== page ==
**Open Journal of Statistics**

Vol.06 No.06(2016), Article ID:72063,3 pages

10.4236/ojs.2016.66082

A Note on the Relationship between the Pearson Product-Moment and the Spearman Rank-Based Coefficients of Correlation

Todd Christopher Headrick^{ }

Department of CQMSE (Quantitative Methods-Statistics), Southern Illinois University, Carbondale, USA

Copyright © 2016 by author and Scientific Research Publishing Inc.

This work is licensed under the Creative Commons Attribution International License (CC BY 4.0).

http://creativecommons.org/licenses/by/4.0/

Received: September 15, 2016; Accepted: November 14, 2016; Published: November 17, 2016

ABSTRACT

This note derives the relationship between the Pearson product-moment coefficient of correlation and the Spearman rank-based coefficient of correlation for the bivariate normal distribution. This new derivation shows the relationship between the two correlation coefficients through an infinite cosine series. A computationally efficient algorithm is also provided to estimate the relationship between the Pearson product-moment coefficient of correlation and the Spearman rank-based coefficient of correlation. The algorithm can be implemented with relative ease using current modern mathematical or statistical software programming languages e.g. R, SAS, Mathematica, Fortran, et al. The algorithm is also available from the author of this article.

**Keywords:**

Bivariate Normal Distribution, Product-Moment Correlation, Rank-Based Correlation, Gibbs Phenomenon

1. Introduction

The Pearson product-moment coefficient of correlation can be interpreted as the cosine of the angle between variable vectors in n dimensional space (e.g. [1] and [ [2] , p. 702]). Pearson [3] showed that the relationship of turning Spearman rank-based correlation coefficients () for the bivariate normal distribution into Pearson product-moment correlations (), which was contrived based on the so-called correlation of grades, for large samples to be:

(1)

For finite (small) samples, Moran [4] derived the relationship between the Pearson and Spearman coefficients of correlation for the bivariate normal distribution, which also appears in Headrick [ [5] p. 114], to be:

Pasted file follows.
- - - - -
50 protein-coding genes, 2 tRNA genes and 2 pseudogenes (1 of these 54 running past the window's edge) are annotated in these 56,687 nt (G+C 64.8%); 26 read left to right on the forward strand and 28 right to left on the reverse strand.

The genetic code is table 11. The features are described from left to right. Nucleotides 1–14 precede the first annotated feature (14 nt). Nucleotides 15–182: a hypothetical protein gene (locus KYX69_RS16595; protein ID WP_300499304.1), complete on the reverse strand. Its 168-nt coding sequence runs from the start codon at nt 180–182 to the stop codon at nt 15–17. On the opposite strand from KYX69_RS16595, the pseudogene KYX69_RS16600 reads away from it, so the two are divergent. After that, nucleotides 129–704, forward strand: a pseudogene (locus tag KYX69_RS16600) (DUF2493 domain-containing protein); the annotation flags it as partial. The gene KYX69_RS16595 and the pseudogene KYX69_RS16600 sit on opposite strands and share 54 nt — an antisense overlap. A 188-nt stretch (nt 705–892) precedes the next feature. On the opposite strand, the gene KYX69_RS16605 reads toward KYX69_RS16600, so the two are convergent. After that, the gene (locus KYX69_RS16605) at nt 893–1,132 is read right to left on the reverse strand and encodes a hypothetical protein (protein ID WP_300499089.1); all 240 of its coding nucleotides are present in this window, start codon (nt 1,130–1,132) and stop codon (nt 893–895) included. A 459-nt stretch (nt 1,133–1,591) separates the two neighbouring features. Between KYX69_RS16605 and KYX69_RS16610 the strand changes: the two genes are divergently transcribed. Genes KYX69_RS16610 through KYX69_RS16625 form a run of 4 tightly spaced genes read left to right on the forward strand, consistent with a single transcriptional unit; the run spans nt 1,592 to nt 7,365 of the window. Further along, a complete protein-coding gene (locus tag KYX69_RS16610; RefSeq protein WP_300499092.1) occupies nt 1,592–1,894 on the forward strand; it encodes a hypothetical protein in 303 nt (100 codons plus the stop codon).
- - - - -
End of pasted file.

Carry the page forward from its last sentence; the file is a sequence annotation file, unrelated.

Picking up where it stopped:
. (2)

Taking the limit as in Equation (2) will reduce Equation (2) to Equation (1). We would also note that Höffding [6] demonstrated that the Spearman rank correlation tends to normality for any given parent population.

2. Mathematical Development

In view of the above, this note derives the relationship between the Pearson product-moment correlation coefficient and the Spearman rank-based correlation coefficient for the bivariate normal distribution, in a different manner from either the Pearson [3] or the Moran [4] derivations, through the following infinite cosine series:

. (3)

Specifically, if we let, then

(4)

where it follows that for, that

(5)

Thus, from Equation (5) we have:

. (6)

The series associated with Equation (6) is uniformly convergent for all values of y and for. As such, integrating with respect to y, where yields:

(7)

Let x neither be zero nor a multiple of. As such, it necessarily follows that the series in Equation (3) is convergent. Hence, for; is positive, monotonic, decreasing, and bounded. Whence, the series

(8)

is, therefore, uniformly convergent for. Subsequently letting, noting again that x is neither zero nor a multiple of, it follows that Equation (3) can be expressed as

. (9)

3. Main Result and Conclusions

Setting in Equation (9), and through subsequent inverse exponentiation of Equation (9), yields the relationship (for large samples) between the Pearson product-moment correlation and the Spearman rank-based correlation coefficients as

(10)

for the bivariate normal distribution. In conclusion, the algorithm provided below in Equation (11), which has an oscillating effect of the Gibbs phenomenon [7] , to demonstrate the analytical derivation above is given as:

(11)

where, k is finite, and where Equation (11) converges to Equation (10) as. Finally, in terms of the error associated with Equation (11), it is straight-for- ward to see through real analysis, that and have a maximum absolute deviation when and hence Equation (10) would result in. As such, at this maximum point of deviation, given that in Equation (11), that the absolute error is less than when juxtaposed with Equation (10).

Cite this paper

Headrick, T.C. (2016) A Note on the Relationship between the Pearson Product-Moment and the Spear- man Rank-Based Coefficients of Correlation. Open Journal of Statistics, 6, 1025- 1027. http://dx.doi.org/10.4236/ojs.2016.66082

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